Students at Thomas Edison State College are expected to exhibit the highest level of academic citizenship. In particular, students are expected to read and follow all policies, procedures, and program information guidelines contained in publications; pursue their learning goals with honesty and integrity; demonstrate that they are progressing satisfactorily and in a timely fashion by meeting course deadlines and following outlined procedures; observe a code of mutual respect in dealing with mentors, staff, and other students; behave in a manner consistent with the standards and codes of the profession in which they are practicing; keep official records updated regarding changes in name, address, telephone number, or e-mail address; and meet financial obligations in a timely manner. Students not practicing good academic citizenship may be subject to disciplinary action including suspension, dismissal, or financial holds on records.
All members of the College community are responsible for reviewing the Academic Code of Conduct Policy in the College Catalog and online at www.tesc.edu.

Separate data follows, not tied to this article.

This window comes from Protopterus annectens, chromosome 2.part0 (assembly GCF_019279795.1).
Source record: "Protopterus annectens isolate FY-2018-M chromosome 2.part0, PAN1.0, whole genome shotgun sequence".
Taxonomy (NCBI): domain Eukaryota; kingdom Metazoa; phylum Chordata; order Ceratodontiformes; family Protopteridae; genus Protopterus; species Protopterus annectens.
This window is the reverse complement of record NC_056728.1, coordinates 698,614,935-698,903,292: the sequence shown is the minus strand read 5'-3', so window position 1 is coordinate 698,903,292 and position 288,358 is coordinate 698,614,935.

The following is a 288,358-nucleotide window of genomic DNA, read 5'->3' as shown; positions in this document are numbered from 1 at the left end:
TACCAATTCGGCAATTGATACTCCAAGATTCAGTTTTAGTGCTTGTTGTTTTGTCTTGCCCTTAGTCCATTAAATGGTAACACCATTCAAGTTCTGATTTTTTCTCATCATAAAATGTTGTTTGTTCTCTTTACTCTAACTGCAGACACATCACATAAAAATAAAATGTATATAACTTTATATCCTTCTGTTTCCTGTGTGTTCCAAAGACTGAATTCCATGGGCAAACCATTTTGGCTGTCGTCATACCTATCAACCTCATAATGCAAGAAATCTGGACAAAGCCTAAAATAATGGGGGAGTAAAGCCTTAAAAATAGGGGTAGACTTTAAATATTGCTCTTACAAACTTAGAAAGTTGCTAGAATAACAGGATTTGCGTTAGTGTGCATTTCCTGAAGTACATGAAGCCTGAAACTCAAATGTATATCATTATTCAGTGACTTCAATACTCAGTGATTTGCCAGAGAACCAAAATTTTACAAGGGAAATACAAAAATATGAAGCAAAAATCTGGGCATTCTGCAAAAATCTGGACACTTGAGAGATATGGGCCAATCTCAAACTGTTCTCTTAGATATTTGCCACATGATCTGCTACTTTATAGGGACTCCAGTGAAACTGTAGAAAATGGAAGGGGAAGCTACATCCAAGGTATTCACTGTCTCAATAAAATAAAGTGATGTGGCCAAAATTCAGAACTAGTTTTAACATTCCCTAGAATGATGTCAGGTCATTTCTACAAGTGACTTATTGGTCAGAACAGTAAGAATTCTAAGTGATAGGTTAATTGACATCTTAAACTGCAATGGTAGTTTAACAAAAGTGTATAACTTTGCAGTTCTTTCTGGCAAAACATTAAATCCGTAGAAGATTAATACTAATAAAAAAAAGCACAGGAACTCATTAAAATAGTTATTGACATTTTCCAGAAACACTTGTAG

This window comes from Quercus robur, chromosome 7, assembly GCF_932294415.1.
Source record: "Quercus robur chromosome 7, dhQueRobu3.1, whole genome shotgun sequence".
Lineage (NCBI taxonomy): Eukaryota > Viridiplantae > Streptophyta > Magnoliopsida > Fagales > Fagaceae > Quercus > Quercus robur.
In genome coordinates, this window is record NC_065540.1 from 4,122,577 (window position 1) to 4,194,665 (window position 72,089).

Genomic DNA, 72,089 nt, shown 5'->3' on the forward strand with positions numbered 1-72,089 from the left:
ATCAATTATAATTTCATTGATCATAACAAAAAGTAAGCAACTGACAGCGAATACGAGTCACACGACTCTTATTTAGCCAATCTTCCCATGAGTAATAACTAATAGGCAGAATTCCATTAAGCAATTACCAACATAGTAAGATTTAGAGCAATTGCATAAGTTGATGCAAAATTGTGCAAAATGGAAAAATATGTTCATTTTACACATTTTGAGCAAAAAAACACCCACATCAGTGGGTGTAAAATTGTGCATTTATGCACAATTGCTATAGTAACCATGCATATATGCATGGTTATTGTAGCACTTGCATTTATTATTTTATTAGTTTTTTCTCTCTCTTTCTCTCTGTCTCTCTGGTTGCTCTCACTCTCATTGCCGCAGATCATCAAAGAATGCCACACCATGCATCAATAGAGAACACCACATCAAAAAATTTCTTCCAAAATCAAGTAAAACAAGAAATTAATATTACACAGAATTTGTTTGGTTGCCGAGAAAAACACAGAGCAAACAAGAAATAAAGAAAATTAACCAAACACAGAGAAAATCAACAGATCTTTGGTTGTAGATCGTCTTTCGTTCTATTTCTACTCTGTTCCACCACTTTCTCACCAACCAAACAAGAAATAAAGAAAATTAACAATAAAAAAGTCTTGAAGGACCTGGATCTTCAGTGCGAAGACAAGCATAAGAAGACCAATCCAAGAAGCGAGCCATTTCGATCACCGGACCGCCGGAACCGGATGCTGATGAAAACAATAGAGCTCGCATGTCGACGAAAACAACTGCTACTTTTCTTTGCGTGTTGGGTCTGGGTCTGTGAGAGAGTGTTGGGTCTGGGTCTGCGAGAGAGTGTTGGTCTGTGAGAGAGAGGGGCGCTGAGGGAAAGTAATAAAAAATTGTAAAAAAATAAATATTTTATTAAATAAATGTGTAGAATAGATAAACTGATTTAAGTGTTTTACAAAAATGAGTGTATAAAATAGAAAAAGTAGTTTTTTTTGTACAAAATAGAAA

Thomas Edison State College expects all of its students to approach their education with academic integrity—the pursuit of scholarly activity free from fraud and deception. All mentors and administrative staff members at the College insist on strict standards of academic honesty in all courses. Academic dishonesty undermines this objective. Academic dishonesty can take the following forms:
Thomas Edison State College is committed to helping students understand the seriousness of plagiarism, which is defined as using the work and ideas of others without proper citation. The College takes a strong stance against plagiarism, and students found to be plagiarizing are subject to discipline under the academic code of conduct policy.
If you copy phrases, sentences, paragraphs, or whole documents word-for-word—or if you paraphrase by changing a word here and there—without identifying the author, or without identifying it as a direct quote, then you are plagiarizing. Please keep in mind that this type of identification applies to Internet sources as well as to print-based sources. Copying and pasting from the Internet, without using quotation marks and without acknowledging sources, constitutes plagiarism. (For information about how to cite Internet sources, see Online Student Handbook > Academic Standards > “Citing Sources.”)